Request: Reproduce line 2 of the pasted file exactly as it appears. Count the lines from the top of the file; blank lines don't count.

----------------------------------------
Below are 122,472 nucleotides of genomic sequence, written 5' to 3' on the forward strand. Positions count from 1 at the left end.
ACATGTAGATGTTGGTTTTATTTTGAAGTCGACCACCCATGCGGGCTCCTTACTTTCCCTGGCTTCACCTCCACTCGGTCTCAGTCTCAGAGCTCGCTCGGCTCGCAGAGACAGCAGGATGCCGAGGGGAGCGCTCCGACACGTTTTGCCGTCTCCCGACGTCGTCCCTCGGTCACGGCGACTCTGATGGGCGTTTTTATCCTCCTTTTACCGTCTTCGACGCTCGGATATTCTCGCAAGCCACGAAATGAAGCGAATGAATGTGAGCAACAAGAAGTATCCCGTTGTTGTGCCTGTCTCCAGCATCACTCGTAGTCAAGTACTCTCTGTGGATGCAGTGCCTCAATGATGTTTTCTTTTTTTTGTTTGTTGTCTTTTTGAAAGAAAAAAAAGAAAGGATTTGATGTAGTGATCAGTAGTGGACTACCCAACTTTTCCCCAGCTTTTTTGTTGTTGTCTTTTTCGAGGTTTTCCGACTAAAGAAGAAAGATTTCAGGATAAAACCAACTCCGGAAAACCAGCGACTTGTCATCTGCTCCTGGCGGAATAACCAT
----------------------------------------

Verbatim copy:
ACATGTAGATGTTGGTTTTATTTTGAAGTCGACCACCCATGCGGGCTCCTTACTTTCCCTGGCTTCACCTCCACTCGGTCTCAGTCTCAGAGCTCGCTCGGCTCGCAGAGACAGCAGGATGCCGAGGGGAGCGCTCCGACACGTTTTGCCGTCTCCCGACGTCGTCCCTCGGTCACGGCGACTCTGATGGGCGTTTTTATCCTCCTTTTACCGTCTTCGACGCTCGGATATTCTCGCAAGCCACGAAATGAAGCGAATGAATGTGAGCAACAAGAAGTATCCCGTTGTTGTGCCTGTCTCCAGCATCACTCGTAGTCAAGTACTCTCTGTGGATGCAGTGCCTCAATGATGTTTTCTTTTTTTTGTTTGTTGTCTTTTTGAAAGAAAAAAAAGAAAGGATTTGATGTAGTGATCAGTAGTGGACTACCCAACTTTTCCCCAGCTTTTTTGTTGTTGTCTTTTTCGAGGTTTTCCGACTAAAGAAGAAAGATTTCAGGATAAAACCAACTCCGGAAAACCAGCGACTTGTCATCTGCTCCTGGCGGAATAACCAT